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What is a “Stint”?

September 14, 2021

[Posted by Chuck Almdale]

After we found the Red-necked Stint last month and posted about it, a few readers asked why some sandpipers are called “stints” and others in the same genus of Calidris are not. Good question, for which I had no certain answer.

Red-necked Stint. Malibu Lagoon (Photo: Chris Tosdevin, 8-25-21, time: 08:02:37)

It seemed likely to be because all four species of “stints”—Little, Long-toed, Temminck’s and Red-necked—at 6.0-6.25” long, are among the very smallest of sandpipers. “Stint” probably shares etymological roots with “stinting,” “stunted,” “stingy,” all of which relate to being short, small, scant, limited, confined, underdeveloped, frugal or penny-pinchingly miserly.

Temminck´s Stint, Varanger, Norway, June 2004 (Jari Peltomaki at FinnNaturi)

Our Least Sandpiper, Calidris minutilla, at 13-15 cm. long, and 17-33 grams, is supposedly the smallest of the sandpipers, hence the name “Least.” But the Little Stint Calidris minuta, at 12-14 cm. long, is overlappingly shorter, although they weigh 17-44 grams, ranging slightly bulkier. It’s almost a toss-up whether the Least or the Little is the least of the lot.

Red-necked Stint and closer Western Sandpiper. Malibu Lagoon (Photo: Femi Faminu, 8-22-21, time: 11:08)

So why isn’t the “Least Sandpiper” the “Least Stint?” A few of the other calidrids could also qualify as stints, the 6.25″ Semipalmated Sandpiper for certain and possibly the 6.5″ Western Sandpiper. But they’re called sandpipers, not stints. Why?

Least Sandpiper (Ray Juncosa 8-22-21)

It’s due to range, really. The four stints are all Eurasian birds. Only the Red-necked Stint regularly breeds in North America, in far far far northwestern Alaska, on the Seward Peninsula and at Pt. Barrow. No one knew about that little detail centuries ago when these names were being concocted.

The Least, Semipalmated and Western Sandpipers are all New World birds, very rarely seen anywhere in Eurasia. Presumably, by the time explorers and biologists got around to naming New World birds, the then-centuries-old British name “stint” seemed inappropriate, old-fashioned, perhaps archaic, perhaps too “generic,” so they stuck with sandpiper as the generic name. They’re all sandpipers, including the stints.

The Red-necked Stints breeding in Alaska occasionally get their geomagnetic wires crossed and fly southeast for the winter, passing through California and—once, at least—Malibu Lagoon. Normally they fly southwest and spend the winter in Australasia, alongside a million other stints.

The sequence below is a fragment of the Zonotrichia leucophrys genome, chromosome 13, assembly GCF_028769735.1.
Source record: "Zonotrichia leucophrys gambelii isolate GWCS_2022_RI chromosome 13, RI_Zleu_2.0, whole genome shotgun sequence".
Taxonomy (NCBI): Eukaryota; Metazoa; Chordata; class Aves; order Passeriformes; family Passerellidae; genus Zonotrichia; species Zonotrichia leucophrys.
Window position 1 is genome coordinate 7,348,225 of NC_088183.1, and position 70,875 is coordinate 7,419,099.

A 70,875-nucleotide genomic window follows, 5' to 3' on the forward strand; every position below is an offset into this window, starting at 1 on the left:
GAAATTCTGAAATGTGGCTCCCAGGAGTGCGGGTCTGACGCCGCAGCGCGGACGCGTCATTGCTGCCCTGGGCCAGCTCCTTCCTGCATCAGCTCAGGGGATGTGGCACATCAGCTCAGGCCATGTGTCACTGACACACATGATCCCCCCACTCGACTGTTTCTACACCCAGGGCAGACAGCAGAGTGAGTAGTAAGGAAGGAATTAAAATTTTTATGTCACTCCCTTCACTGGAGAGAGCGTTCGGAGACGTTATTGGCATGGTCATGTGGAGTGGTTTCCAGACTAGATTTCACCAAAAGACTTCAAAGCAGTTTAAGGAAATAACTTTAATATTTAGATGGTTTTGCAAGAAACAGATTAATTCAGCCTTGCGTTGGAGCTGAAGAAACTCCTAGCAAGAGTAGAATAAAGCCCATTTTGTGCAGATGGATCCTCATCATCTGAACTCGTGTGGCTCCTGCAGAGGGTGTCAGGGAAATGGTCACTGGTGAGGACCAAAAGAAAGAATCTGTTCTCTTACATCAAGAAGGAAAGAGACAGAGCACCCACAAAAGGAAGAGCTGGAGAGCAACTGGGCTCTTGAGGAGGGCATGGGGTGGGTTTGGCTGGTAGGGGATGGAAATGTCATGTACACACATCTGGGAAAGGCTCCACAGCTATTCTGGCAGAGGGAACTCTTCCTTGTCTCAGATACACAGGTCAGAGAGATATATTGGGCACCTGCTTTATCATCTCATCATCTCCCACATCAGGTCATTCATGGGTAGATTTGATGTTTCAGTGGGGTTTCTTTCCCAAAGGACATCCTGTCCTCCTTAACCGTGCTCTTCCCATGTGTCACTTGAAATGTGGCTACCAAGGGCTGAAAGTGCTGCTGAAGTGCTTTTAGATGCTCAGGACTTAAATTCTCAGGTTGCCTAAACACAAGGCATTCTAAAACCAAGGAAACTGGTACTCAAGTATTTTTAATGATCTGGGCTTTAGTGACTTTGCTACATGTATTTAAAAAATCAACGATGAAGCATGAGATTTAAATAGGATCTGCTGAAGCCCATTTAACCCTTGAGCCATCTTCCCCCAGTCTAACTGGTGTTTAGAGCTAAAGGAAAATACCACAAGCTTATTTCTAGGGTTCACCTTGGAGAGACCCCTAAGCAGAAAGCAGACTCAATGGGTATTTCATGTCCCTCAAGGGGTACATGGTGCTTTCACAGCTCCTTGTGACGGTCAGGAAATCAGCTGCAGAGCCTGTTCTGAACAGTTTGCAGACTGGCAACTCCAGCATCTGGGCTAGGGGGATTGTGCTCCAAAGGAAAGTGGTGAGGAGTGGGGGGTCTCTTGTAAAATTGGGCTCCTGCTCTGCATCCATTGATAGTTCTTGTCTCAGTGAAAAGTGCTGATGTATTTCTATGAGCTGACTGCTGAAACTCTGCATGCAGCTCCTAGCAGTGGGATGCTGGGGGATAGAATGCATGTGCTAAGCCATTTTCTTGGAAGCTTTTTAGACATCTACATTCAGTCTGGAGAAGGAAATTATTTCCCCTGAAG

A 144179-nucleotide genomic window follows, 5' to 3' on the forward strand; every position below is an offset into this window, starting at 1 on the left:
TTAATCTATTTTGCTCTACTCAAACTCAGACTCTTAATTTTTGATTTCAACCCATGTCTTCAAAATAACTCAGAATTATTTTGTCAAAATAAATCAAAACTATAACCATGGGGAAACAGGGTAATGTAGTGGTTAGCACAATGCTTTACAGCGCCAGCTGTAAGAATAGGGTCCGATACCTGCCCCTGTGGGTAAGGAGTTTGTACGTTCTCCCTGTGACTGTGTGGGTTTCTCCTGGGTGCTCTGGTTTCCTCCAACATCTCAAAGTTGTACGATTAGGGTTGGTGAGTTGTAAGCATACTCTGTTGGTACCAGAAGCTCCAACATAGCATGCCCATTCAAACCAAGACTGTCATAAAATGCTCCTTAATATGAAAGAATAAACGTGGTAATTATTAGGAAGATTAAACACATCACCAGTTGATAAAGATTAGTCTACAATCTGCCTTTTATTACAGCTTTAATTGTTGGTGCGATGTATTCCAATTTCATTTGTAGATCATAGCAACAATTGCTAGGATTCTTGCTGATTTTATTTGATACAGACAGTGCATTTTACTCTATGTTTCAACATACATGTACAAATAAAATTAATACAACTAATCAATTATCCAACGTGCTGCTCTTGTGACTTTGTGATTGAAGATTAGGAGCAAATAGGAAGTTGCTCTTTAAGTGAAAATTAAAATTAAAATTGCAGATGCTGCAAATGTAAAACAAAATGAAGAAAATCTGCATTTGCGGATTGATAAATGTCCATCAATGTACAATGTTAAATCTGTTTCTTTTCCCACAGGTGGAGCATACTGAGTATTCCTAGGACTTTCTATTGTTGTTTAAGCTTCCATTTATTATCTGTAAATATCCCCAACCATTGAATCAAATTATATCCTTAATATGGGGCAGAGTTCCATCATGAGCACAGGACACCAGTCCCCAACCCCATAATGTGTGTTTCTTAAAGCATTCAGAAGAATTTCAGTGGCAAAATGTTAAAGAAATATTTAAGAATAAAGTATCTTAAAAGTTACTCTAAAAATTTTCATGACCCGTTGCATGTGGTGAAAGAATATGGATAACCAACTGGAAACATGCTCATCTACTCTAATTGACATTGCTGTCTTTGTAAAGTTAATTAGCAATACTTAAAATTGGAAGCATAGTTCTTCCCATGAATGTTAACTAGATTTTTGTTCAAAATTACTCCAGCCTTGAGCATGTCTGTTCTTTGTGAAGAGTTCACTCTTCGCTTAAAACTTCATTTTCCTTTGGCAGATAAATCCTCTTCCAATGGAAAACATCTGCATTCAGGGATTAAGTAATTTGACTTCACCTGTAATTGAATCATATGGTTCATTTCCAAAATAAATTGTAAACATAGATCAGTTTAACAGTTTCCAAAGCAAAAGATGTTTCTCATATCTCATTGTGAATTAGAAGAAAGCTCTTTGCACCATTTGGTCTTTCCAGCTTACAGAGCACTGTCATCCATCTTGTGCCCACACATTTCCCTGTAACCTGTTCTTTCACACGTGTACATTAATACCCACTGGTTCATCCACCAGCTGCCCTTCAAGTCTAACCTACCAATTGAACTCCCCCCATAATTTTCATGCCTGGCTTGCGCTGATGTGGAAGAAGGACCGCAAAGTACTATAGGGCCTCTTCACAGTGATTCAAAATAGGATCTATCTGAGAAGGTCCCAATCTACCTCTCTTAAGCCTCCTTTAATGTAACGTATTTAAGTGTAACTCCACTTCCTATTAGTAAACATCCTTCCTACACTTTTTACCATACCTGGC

In case you’re wondering, besides the seven stint/sandpipers I’ve named so far, there are eleven more species in the genus Calidris: Great Knot C. tenuirostris, Red Knot C. canutus, Sanderling C. alba, White-rumped Sandpiper C. fuscicollis, Baird’s Sanpiper C. bairdii, Pectoral Sandpiper C. melanotos, Sharp-tailed Sandpiper C. acuminata, Curlew Sandpiper, C. Ferruginea, Purple Sandpiper C. maritima, Rock Sandpiper C. ptilocnemis, Dunlin C. alpina.

I discovered there is an Oxford Dictionary of British Bird Names, written by W.B. Lockwood, first published in 1984, and ordered a copy. My paperback version arrived ending at page 174 at the entry for Yowlring, with the following four pages ripped out. They may have been blank. Or not.

Request to all: If anyone has this book, are there additional entries following Yowlring? If so, could you send me a copy of them? Or if anyone knows any British birders, will you ask them about it? I’d greatly appreciate it.

Red-necked Stint. Malibu Lagoon (Photo: Chris Tosdevin, 8-25-21, time: 08:05:53)

I’ll end with the fascinating entry for Stint, fresh from my new book.

A rather widespread term for the Dunlin, also for the Sanderling and, indiscriminately, for any Sandpiper. It occurs along the east coast from Northumberland to Suffolk, as well as in Sussex, making its debut in 1472 ‘Styntis’, the present spelling first in 1622. A corruption is seen in STENT, recorded in 1579, and apparently also in the peculiar form SNENT quoted as a name used in Berwicks. Etymologically, stint is allied to stunt, giving a basic sense of small or stunted creature.

The name STINT has passed into the standard nomenclature in the term LITTLE STINT.

Reference to cognates in related languages helps us to understand more clearly the semantic evolution of this name. In Danish and Swedish dialects, stint is a term loosely applied to various species of small fish. In (originally Low) German Stint this general sense has been narrowed to a point whee it has come to denote one small species only, namely the Smelt. In English, this very old word evidently developed in such a way that it became associated with birds, to be later restricted to small waders and sometimes to an individual species, as Dunlin or Sanderling.

The birds in question with their long, strong bills bear a close resemblance to the Snipes, hence such local Dunlin names as SEA SNIPE, common in the north and in Scotland, or LITTLE SNIPE, heard in Yorkshire (Swaledale), further Gloucestershire SAND SNIPE, with which compare the [Common] Sandpiper named SUMMER SNIPE.

So “stint” was a generic term for the really small sandpipers. For everyday use for everyone except the most persnickety proto-biologist, all those little sandpipers were interchangeable and of little use to anyone. “Stint” was sufficient, much like LBJ (Little Brown Job) is sufficient today—even for birders who are supposed to care about these matters—for any unidentified small brown bird ducking into a bush.

Note: Handbook of the Birds of the World, Vol. 3 came in handy for the above information pertaining to size, weight, etc.

Wilson’s Snipe at Legacy Park, Malibu (Chris Tosdevin 11-19-20)